I love stories about quacks who become prophets. Medical breakthroughs are often made by doctors who were first ridiculed by their peers. In 1983, Barry Marshall and John Warren presented a paper to the Australian Gastroenterological Society claiming that stomach ulcers are caused by infection. They never finished their paper because they were laughed off the stage. Barry Marshall became so upset that he swallowed a vial of the bacteria taken from a patient who had stomach ulcers, went into shock and almost died.
Thomas Alva Edison invented the phonograph, a long-lasting incandescent light bulb, the kinetoscope, the dictaphone, an autographic printer and rechargeable batteries. He improved the telephone by inventing the carbon microphone. He was arguably the world’s greatest and most prolific inventor, with more than 1093 patents in the United States and 512 more patents in other countries.
Ludwig van Beethoven was a German composer and concert pianist (1770-1827) whose symphonies and other compositions are still among our most-beloved and often-performed classical music. In 1824, when Beethoven was 54, he finished conducting the first performance of his magnificent Ninth Symphony, and he could not understand why there was no applause.
Bobby Caldwell was a singer, songwriter, and guitarist of R&B, soul, jazz, and adult contemporary music who was perhaps best known for "What You Won't Do for Love." In 2017, Caldwell was prescribed a quinolone antibiotic and suffered rupture of both Achilles tendons, followed by extensive nerve damage called peripheral neuropathy. He continued to perform, even though he had to do it in a wheelchair, with a cane, and with people to help him.
Chaim Topol was an Israeli actor, singer, and illustrator, who was most famous for playing “Tevya “ more than 3,500 times from 1967 through 2009, in arguably the most popular musical of all time -- Fiddler on the Roof. He was nominated for an Academy Award for his portrayal of Tevya in the 1971 film adaptation. He was the best known of a long line of famous actors who played the role, including Zero Mostel, Theodore Bikel, Herschel Bernardi, Leonard Nimoy and many others.
Tom Sizemore was a popular and prolific movie actor and television star who appeared in Saving Private Ryan, which was nominated for a Screen Actors Guild Award for Outstanding Performance by a Motion Picture Cast. His notable films include Black Hawk Down, Heat, Natural Born Killers, and Twin Peaks. He also was nominated for a Primetime Emmy Award for his role in the television series Witness Protection.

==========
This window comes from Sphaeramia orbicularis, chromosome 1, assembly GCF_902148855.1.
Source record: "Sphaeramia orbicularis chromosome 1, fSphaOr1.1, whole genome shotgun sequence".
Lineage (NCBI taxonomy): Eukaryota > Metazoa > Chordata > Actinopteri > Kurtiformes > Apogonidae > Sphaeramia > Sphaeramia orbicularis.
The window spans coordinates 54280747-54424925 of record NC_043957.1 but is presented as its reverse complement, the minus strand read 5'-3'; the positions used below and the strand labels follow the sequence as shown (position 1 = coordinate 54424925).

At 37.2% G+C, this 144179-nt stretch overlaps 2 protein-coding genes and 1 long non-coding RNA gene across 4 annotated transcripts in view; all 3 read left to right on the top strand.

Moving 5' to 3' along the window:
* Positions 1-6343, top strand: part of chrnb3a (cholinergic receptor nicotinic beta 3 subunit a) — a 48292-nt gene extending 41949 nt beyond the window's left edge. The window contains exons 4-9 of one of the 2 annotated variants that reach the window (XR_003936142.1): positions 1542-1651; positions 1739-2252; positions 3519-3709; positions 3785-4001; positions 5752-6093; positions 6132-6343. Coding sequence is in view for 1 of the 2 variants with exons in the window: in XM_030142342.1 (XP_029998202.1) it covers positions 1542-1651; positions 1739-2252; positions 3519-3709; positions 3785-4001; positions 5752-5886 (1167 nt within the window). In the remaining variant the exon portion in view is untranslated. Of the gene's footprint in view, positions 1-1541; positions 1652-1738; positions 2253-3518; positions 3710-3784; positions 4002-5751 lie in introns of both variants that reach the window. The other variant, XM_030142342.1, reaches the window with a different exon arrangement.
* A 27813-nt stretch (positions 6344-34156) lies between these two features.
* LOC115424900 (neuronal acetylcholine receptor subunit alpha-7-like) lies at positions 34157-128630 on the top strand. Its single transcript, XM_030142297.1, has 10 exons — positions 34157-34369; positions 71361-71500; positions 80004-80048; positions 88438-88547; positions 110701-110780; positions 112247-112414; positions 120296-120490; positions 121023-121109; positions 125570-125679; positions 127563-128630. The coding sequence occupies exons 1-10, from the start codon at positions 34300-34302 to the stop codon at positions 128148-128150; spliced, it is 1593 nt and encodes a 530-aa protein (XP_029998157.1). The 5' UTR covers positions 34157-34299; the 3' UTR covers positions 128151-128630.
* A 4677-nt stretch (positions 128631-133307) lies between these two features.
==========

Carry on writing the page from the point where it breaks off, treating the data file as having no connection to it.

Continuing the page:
Wilt Chamberlain was possibly the greatest basketball player and the greatest athlete ever. The 63-year-old Chamberlain was reported to have died of heart damage called myocarditis, but how could arguably the world’s greatest and fittest athlete die of heart damage? A possible explanation would be venereal diseases, which are a common cause of myocarditis. Chamberlain wrote a book, A View from Above (published in 1991) in which he claimed that had had sex with more than 20,000 women.
Tim McCarver was twice a major League all-star catcher and was a member of two World Series-winning teams during his 21 years of playing for the St. Louis Cardinals, Philadelphia Phillies, Montreal Expos and Boston Red Sox. After his playing career, he became a TV broadcaster who won three Emmy Awards, called a then-record 23 World Series and 20 All-Star Games, and in 2016 was inducted into the Sports Broadcasting Hall of Fame. On February 16, 2023, he died at age 81 of heart failure.
Pelé was a Brazilian soccer player who was the best soccer player of all time because nobody could stop him from scoring. During his entire career, he averaged almost one goal in every game he played. He scored a Guinness World record 1,279 goals in 1,363 games because he could run faster than everyone else (under 11 seconds in the 100 meter dash) and jump higher than everyone else (more than six feet off the ground).
Bobby Hull was one of the best hockey players who ever lived. He played professional hockey for 23 years, from 1957 to 1980, and led the NHL in goals seven times. He played in 1,063 NHL games and accumulated 610 goals, 560 assists, 1,170 points and 640 penalty minutes. He added 62 goals and 67 assists for 129 points in 119 playoff games.